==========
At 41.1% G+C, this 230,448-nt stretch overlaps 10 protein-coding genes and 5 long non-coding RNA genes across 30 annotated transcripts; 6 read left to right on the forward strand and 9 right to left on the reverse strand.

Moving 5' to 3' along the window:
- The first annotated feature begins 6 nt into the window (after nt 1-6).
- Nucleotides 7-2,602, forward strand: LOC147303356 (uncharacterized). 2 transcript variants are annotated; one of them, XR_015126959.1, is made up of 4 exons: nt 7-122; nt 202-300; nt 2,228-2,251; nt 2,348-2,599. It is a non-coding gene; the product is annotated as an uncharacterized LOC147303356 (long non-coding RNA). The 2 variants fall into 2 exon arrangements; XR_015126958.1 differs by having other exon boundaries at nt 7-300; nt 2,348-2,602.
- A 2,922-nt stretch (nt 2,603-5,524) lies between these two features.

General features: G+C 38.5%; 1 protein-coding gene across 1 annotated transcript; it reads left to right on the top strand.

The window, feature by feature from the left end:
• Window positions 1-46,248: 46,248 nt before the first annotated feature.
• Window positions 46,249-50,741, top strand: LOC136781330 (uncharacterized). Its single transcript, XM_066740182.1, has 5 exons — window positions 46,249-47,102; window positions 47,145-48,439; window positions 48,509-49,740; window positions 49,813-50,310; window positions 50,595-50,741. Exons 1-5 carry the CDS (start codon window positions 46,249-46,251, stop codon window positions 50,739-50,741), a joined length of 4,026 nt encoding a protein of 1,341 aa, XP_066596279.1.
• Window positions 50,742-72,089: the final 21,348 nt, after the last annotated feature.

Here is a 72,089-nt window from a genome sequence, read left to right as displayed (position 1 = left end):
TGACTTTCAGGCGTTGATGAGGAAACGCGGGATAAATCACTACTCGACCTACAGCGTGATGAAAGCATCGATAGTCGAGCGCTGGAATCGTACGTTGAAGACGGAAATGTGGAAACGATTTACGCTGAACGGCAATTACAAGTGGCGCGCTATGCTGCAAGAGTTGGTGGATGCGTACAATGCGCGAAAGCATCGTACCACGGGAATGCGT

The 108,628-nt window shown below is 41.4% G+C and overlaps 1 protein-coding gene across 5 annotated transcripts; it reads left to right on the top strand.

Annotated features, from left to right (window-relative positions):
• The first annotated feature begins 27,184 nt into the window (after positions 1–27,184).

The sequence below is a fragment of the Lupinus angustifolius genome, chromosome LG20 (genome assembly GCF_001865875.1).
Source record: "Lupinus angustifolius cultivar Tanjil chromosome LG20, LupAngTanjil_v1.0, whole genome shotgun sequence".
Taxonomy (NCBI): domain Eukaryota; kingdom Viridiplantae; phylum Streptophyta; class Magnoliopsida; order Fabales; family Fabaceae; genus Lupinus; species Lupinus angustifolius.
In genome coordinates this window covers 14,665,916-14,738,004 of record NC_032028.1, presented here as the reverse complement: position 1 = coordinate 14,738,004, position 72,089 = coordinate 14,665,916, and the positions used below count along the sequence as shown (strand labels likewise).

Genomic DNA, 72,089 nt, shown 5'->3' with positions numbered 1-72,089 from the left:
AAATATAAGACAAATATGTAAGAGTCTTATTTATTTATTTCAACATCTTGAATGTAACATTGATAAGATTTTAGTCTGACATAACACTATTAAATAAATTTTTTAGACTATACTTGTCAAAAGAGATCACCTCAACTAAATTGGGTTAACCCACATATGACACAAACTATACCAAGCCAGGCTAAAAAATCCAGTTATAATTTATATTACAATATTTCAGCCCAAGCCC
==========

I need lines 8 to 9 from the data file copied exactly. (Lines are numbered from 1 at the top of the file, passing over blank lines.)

• Window positions 1-46,248: 46,248 nt before the first annotated feature.
• Window positions 46,249-50,741, top strand: LOC136781330 (uncharacterized). Its single transcript, XM_066740182.1, has 5 exons — window positions 46,249-47,102; window positions 47,145-48,439; window positions 48,509-49,740; window positions 49,813-50,310; window positions 50,595-50,741. Exons 1-5 carry the CDS (start codon window positions 46,249-46,251, stop codon window positions 50,739-50,741), a joined length of 4,026 nt encoding a protein of 1,341 aa, XP_066596279.1.